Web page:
The circle of wealth and privilege thus perpetuates itself: all these colleges have endowments of more than a billion dollars, and Harvard’s alone is $25.9bn (worldwide, that is second only to the Bill and Melinda Gates Foundation in charitable wealth). I recently visited Duke University in North Carolina and was staggered by the sheer volume of money sloshing around: an undergraduate place at Duke costs $44,000 a year and last year all incoming students were given free iPods by some wealthy benefactor, doubtless looking out for his descendants’ future. (Duke, incidentally, must be the only university in the world where there is a statue of its founder holding a cigar: it was funded by tobacco money.) Cornell, to take another example, is about to embark on a $177m programme just to improve its student accommodation.

Getting into the Ivy Leagues, or other prestigious places such as Stanford and Duke, nevertheless requires an alchemical mix that is always shifting and changing, meaning that the clued-in usually manage to stay a step ahead, rather like epidemiologists basing their preparations for this year’s flu vaccine on anticipating how last year’s flu virus will mutate. America is teeming with loathsome children who have perfect SAT scores, nothing but A-pluses in their GPA (grade point average) from school, excellent recommendations, and lists of “extra-curriculars” that beggar belief: they are virtuoso violinists, spend all their spare time working in Mother Teresa’s slums, have won eight Grand Slams, and so on.

The result of all this is that, particularly at Ivy League colleges, much comes down to intangible factors such as “character” when decisions on admissions are made – again, invariably, benefiting the privileged. It certainly helps, to a ridiculous extent, if applicants are good at sport; high-school athletes are 30 per cent more likely to be admitted than their more nerdish peers. But if a kid has what is called a “legacy” – meaning that one or both parents went to the college or university to which he or she is applying – it can be a priceless advantage, even though the alchemy mysteriously went wrong for my Princeton neighbours. Between 1985 and 1992, for example, Harvard admitted sons and daughters of graduates at twice the rate of those who were not athletes or did not have legacies.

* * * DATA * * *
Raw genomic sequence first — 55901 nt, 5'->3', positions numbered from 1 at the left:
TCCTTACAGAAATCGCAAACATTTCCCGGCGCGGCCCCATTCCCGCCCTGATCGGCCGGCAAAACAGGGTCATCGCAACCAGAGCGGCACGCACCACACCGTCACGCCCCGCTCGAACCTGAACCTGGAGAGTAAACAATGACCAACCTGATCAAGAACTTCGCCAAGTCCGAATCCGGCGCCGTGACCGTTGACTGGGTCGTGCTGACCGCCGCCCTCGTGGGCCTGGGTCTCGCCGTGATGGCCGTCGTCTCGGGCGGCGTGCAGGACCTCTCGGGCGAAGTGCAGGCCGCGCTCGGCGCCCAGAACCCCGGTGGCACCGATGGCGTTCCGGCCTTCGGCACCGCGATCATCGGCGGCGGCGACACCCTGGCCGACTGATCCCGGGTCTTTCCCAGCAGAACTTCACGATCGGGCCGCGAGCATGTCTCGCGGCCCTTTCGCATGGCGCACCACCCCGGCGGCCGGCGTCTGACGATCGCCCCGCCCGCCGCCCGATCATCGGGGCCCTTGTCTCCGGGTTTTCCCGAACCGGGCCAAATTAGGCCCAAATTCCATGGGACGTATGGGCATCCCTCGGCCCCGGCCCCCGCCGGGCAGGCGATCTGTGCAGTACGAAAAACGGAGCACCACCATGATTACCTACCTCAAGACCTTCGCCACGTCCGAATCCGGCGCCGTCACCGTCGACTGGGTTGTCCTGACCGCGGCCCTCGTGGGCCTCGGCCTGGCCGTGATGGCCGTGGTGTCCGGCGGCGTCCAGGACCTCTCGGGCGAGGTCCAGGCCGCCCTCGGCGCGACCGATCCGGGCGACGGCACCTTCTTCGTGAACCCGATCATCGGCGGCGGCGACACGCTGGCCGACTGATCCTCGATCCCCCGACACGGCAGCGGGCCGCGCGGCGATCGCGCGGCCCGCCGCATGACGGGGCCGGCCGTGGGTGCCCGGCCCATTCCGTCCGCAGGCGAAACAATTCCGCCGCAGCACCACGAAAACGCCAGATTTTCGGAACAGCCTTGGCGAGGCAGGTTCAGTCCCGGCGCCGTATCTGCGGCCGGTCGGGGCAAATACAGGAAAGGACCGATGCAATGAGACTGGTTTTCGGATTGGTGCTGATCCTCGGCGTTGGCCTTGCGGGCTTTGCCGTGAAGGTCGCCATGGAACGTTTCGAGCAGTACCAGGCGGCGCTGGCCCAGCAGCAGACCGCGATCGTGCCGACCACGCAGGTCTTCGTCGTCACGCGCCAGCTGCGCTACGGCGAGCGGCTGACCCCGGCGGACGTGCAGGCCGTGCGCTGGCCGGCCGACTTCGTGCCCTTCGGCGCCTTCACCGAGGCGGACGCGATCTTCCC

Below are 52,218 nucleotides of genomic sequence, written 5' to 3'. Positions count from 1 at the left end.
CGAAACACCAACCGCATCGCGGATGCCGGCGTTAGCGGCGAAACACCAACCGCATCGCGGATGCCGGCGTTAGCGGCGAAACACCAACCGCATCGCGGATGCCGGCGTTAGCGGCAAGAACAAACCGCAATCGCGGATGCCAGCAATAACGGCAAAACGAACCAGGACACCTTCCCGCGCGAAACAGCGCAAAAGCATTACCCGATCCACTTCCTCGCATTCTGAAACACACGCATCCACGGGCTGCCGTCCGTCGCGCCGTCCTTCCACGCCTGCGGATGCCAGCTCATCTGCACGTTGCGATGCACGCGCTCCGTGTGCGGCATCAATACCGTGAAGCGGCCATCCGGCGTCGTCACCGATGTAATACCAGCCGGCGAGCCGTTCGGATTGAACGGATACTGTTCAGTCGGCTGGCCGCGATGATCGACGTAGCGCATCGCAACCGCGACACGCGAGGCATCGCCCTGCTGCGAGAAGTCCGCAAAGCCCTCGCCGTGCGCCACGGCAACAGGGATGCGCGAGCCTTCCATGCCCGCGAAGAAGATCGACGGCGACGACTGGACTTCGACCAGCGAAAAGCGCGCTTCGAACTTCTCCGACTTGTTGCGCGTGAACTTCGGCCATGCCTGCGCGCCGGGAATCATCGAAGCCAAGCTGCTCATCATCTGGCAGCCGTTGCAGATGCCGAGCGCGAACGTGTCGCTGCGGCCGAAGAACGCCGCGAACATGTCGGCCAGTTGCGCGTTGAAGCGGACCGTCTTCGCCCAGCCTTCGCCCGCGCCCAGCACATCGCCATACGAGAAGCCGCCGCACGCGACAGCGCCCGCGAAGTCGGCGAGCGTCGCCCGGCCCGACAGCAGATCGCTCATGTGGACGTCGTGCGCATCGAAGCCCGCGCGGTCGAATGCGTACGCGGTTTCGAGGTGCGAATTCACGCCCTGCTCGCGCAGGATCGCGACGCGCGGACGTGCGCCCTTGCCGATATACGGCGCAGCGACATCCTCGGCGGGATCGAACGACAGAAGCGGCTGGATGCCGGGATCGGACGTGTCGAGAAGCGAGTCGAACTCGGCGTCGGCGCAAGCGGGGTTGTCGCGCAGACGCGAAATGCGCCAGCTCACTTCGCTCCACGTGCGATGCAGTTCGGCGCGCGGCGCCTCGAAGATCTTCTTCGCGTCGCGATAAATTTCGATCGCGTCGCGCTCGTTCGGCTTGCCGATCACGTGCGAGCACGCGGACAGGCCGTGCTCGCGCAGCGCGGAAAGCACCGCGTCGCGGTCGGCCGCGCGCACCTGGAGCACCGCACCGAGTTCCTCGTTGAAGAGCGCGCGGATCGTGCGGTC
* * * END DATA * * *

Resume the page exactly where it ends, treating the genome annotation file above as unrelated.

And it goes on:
Have I made my case? Those who still doubt that American education is class-ridden should read Jerome Karabel’s The Chosen, which catalogues the lengths to which the Ivy Leagues went during the 20th century to perpetuate their class elitism and, in particular, to exclude Jews. Both leading candidates in the 2004 presidential election in the world’s most self-congratulatory meritocracy, after all, went to private school and Yale; the recently appointed chief justice went to private school and Harvard.

I gather that, as Britain hurtles relentlessly towards becoming a US protectorate, it is increasingly trendy for young Brits to apply to American colleges. Britain was the only country last year from which applications actually increased; those from Germany and France fell by 6 and 5.6 per cent, respectively. I would urge caution. A place at Harvard, certainly at graduate level, is worth more than one at Oxford or Cambridge. But there is a British truism that the first of the four years of a typical American undergraduate course is akin to an A-level year, and it is largely justified.

Besides, academic standards are often dire. A recent study by the National Centre for Education Statistics found that the reading skills of US college graduates have declined in the past decade, with only 31 per cent able to read and understand a complex book. American students, deprived of the gap-year tradition and herded into “dorms” where their meals are provided and they are forbidden to drink until they turn 21, often have to postpone their growing-up until they enter the outside world. And the process of applying for university in Britain doesn’t involve mass nervous breakdowns over Christmas, either.